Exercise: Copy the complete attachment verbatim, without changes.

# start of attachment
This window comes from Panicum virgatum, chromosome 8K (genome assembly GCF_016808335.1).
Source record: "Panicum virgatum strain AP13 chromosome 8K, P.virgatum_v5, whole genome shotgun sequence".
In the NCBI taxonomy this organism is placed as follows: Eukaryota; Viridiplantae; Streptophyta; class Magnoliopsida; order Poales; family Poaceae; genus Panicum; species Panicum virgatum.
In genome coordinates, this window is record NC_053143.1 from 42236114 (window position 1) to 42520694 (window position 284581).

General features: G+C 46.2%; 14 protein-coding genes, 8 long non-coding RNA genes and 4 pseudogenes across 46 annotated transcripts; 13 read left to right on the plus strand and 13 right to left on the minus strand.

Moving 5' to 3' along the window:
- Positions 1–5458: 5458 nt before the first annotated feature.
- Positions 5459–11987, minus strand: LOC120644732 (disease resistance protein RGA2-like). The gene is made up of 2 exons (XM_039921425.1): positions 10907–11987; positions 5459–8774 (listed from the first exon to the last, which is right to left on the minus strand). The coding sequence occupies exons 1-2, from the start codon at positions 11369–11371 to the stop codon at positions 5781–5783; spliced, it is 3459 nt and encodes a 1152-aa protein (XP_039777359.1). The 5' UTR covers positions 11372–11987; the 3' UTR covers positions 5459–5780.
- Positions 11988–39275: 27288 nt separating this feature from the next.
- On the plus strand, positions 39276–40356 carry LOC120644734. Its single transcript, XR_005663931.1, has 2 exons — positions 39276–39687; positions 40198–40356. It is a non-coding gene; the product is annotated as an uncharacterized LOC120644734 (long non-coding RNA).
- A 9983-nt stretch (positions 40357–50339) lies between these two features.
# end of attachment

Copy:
This window comes from Panicum virgatum, chromosome 8K (genome assembly GCF_016808335.1).
Source record: "Panicum virgatum strain AP13 chromosome 8K, P.virgatum_v5, whole genome shotgun sequence".
In the NCBI taxonomy this organism is placed as follows: Eukaryota; Viridiplantae; Streptophyta; class Magnoliopsida; order Poales; family Poaceae; genus Panicum; species Panicum virgatum.
In genome coordinates, this window is record NC_053143.1 from 42236114 (window position 1) to 42520694 (window position 284581).

General features: G+C 46.2%; 14 protein-coding genes, 8 long non-coding RNA genes and 4 pseudogenes across 46 annotated transcripts; 13 read left to right on the plus strand and 13 right to left on the minus strand.

Moving 5' to 3' along the window:
- Positions 1–5458: 5458 nt before the first annotated feature.
- Positions 5459–11987, minus strand: LOC120644732 (disease resistance protein RGA2-like). The gene is made up of 2 exons (XM_039921425.1): positions 10907–11987; positions 5459–8774 (listed from the first exon to the last, which is right to left on the minus strand). The coding sequence occupies exons 1-2, from the start codon at positions 11369–11371 to the stop codon at positions 5781–5783; spliced, it is 3459 nt and encodes a 1152-aa protein (XP_039777359.1). The 5' UTR covers positions 11372–11987; the 3' UTR covers positions 5459–5780.
- Positions 11988–39275: 27288 nt separating this feature from the next.
- On the plus strand, positions 39276–40356 carry LOC120644734. Its single transcript, XR_005663931.1, has 2 exons — positions 39276–39687; positions 40198–40356. It is a non-coding gene; the product is annotated as an uncharacterized LOC120644734 (long non-coding RNA).
- A 9983-nt stretch (positions 40357–50339) lies between these two features.